If you need skills coaching, your program should be able to provide you with someone you can call at any time of day.

You will fill out a diary card every day. A diary card helps you track what skills you are using, your emotions, and whatever else your therapist decides to have you track.

DBT therapists should meet weekly to discuss cases and review Linehan's material.

So...that's DBT in a nutshell. Hope that helps.

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I love dbt and did a 5 day training with linehan, who invented it. she is awesome.

that being said, even though i use some of the skills with clients (and on myself) I am in a shitty place and about to do an IOP intensive dbt course for myself, personally. i am really looking forward to it as it will give me the time/space/motivation to really intensively get into the skills for myself, from a patient standpoint.

i have found dbt to be very effective in my practice, so I'm pleased to have this opportunity. cuz for me right now, it's not about knowledge (I know the stuff) but about enactment and training.

i've already spoken by phone to the therapist who will be running my group and i have my intake assessment tomorrow. i really liked him and we discussed the fact that i am a therapist and how to handle that, heh, he was a bit intimidated that i'd trained with the Goddess herself. but i let him know that if he doesn't suck, (which i can tell by phone call and talk that he does NOT) i will have no problem not stepping on his toes.... .heh.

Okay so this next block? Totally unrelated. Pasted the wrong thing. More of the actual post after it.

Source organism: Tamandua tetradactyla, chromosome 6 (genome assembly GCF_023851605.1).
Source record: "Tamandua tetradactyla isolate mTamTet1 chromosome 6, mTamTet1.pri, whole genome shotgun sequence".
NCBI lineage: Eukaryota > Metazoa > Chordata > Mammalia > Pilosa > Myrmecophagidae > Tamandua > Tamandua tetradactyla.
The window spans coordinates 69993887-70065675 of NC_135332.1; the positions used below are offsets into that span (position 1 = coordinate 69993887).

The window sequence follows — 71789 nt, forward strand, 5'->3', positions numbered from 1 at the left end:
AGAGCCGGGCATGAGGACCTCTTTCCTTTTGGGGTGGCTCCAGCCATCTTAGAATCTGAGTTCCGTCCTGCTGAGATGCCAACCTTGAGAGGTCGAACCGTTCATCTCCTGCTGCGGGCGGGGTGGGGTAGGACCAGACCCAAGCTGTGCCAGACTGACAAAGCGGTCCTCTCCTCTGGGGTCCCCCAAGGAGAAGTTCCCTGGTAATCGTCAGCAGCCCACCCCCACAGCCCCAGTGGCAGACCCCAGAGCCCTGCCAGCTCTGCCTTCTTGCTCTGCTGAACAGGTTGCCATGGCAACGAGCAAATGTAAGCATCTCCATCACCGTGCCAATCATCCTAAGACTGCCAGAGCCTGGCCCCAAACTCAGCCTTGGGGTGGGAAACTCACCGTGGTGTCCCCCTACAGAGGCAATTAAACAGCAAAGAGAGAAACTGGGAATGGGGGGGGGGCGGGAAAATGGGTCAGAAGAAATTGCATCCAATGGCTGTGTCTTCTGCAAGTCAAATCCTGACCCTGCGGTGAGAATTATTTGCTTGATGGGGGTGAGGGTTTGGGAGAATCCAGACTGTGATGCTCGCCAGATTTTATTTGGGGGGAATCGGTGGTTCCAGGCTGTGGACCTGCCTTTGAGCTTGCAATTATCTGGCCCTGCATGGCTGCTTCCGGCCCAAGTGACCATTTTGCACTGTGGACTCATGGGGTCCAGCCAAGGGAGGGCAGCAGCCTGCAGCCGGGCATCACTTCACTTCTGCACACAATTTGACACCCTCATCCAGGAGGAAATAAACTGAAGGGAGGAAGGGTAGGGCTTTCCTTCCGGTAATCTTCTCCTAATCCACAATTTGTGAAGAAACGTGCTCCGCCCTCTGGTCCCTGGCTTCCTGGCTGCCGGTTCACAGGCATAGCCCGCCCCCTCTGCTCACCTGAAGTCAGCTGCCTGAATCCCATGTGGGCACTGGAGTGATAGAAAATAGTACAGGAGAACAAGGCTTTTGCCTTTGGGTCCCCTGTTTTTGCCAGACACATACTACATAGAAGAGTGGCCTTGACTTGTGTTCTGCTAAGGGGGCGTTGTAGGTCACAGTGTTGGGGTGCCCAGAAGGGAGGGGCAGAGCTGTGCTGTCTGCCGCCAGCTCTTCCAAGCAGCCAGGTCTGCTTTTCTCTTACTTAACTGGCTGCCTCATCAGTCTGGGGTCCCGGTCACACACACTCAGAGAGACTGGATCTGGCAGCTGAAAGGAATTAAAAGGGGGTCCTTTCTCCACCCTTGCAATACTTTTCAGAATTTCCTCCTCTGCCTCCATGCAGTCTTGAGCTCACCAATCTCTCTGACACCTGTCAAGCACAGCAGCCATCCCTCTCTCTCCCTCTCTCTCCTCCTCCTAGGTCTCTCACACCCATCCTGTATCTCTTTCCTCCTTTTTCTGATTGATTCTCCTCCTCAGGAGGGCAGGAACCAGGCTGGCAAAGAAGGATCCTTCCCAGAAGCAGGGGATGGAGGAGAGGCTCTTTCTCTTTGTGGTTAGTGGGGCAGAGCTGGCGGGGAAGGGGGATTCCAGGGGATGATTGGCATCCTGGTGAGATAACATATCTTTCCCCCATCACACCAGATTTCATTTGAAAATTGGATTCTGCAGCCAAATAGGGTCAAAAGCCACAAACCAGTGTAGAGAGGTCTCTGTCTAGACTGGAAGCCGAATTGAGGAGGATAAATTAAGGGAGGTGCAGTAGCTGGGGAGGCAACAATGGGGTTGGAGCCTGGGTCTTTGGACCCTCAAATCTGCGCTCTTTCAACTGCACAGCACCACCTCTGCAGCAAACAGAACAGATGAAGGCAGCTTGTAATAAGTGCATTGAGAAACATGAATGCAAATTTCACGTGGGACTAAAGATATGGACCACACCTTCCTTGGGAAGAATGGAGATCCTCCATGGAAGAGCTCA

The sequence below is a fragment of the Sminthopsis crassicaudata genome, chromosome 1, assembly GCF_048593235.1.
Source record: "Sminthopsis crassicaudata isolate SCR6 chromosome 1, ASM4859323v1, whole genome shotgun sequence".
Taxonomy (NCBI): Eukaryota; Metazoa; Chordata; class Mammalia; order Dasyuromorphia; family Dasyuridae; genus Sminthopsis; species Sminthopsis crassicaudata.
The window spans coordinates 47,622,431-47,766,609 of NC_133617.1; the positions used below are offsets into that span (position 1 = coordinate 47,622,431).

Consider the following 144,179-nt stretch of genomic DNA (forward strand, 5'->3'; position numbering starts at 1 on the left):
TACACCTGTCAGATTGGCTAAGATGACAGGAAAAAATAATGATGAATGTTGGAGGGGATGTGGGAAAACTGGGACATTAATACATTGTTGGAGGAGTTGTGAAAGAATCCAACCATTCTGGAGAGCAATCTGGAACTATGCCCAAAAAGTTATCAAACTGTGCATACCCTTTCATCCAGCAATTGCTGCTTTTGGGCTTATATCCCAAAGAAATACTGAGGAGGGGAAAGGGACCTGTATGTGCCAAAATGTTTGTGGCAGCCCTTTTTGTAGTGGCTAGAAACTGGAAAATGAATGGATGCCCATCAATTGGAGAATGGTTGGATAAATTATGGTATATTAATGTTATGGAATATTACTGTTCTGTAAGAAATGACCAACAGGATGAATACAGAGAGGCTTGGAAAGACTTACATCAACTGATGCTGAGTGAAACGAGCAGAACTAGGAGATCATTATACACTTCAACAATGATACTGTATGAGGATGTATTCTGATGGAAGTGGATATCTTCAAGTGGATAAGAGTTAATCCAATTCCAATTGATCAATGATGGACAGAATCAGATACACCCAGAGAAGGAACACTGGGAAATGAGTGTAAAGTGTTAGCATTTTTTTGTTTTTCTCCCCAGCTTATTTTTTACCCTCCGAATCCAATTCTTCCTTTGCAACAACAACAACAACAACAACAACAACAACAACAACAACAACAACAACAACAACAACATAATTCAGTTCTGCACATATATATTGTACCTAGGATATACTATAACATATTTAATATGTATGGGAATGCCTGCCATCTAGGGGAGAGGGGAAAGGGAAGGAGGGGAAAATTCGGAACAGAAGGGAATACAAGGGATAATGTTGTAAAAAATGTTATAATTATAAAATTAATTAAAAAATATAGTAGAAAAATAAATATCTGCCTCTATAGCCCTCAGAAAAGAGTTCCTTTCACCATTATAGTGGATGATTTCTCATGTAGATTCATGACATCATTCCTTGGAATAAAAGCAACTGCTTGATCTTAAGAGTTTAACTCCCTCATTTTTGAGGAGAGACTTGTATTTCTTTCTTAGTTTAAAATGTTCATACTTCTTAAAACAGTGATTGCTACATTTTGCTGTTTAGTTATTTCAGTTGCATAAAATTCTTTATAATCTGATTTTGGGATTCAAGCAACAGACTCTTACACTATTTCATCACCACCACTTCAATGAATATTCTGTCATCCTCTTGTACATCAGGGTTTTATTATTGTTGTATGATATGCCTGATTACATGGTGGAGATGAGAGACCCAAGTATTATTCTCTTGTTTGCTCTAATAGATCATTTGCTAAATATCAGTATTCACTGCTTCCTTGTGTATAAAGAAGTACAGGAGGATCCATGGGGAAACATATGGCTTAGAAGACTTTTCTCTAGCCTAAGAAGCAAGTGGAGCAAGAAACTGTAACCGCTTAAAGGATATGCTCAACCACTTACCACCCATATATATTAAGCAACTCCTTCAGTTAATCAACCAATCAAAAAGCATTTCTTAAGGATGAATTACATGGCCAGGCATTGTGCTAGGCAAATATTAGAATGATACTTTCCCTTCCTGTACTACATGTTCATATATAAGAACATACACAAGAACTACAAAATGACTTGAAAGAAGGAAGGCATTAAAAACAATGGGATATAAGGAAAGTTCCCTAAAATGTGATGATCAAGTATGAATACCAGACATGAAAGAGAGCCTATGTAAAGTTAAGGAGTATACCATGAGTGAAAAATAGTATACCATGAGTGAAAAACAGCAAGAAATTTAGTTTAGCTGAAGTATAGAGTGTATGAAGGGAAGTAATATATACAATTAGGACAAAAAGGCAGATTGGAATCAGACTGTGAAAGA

so, I'm pretty excited about it. I think I will get a lot out of the experience. I've seen how it personally benefits my clients, and I want that for myself.... just the freedom, space etc., to be a patient, not a therapist.

Rowen gave you a really good description on DBT. I have nothing but good things to say about it.

Anna

I love dbt and did a 5 day training with linehan, who invented it. she is awesome.

that being said, even though i use some of the skills with clients (and on myself) I am in a shitty place and about to do an IOP intensive dbt course for myself, personally. i am really looking forward to it as it will give me the time/space/motivation to really intensively get into the skills for myself, from a patient standpoint.

i have found dbt to be very effective in my practice, so I'm pleasedmedia.png to have this opportunity. cuz for me right now, it's not about knowledge (I know the stuff) but about enactment and training.

i've already spoken by phone to the therapist who will be running my group and i have my intake assessment tomorrow. i really liked him and we discussed the fact that i am a therapist and how to handle that, heh, he was a bit intimidated that i'd trained with the Goddess herself. but i let him know that if he doesn't suck, (which i can tell by phone call and talk that he does NOT) i will have no problem not stepping on his toes.... .heh.

so, I'm pretty excited about it. I think I will get a lot out of the experience. I've seen how it personally benefits my clients, and I want that for myself.... just the freedom, space etc., to be a patient, not a therapist.

Rowen gave you a really good description on DBT. I have nothing but good things to say about it.

Anna

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I found DBT extremely helpful (only did group and not individual, although I did have an individual therapist at the time as well).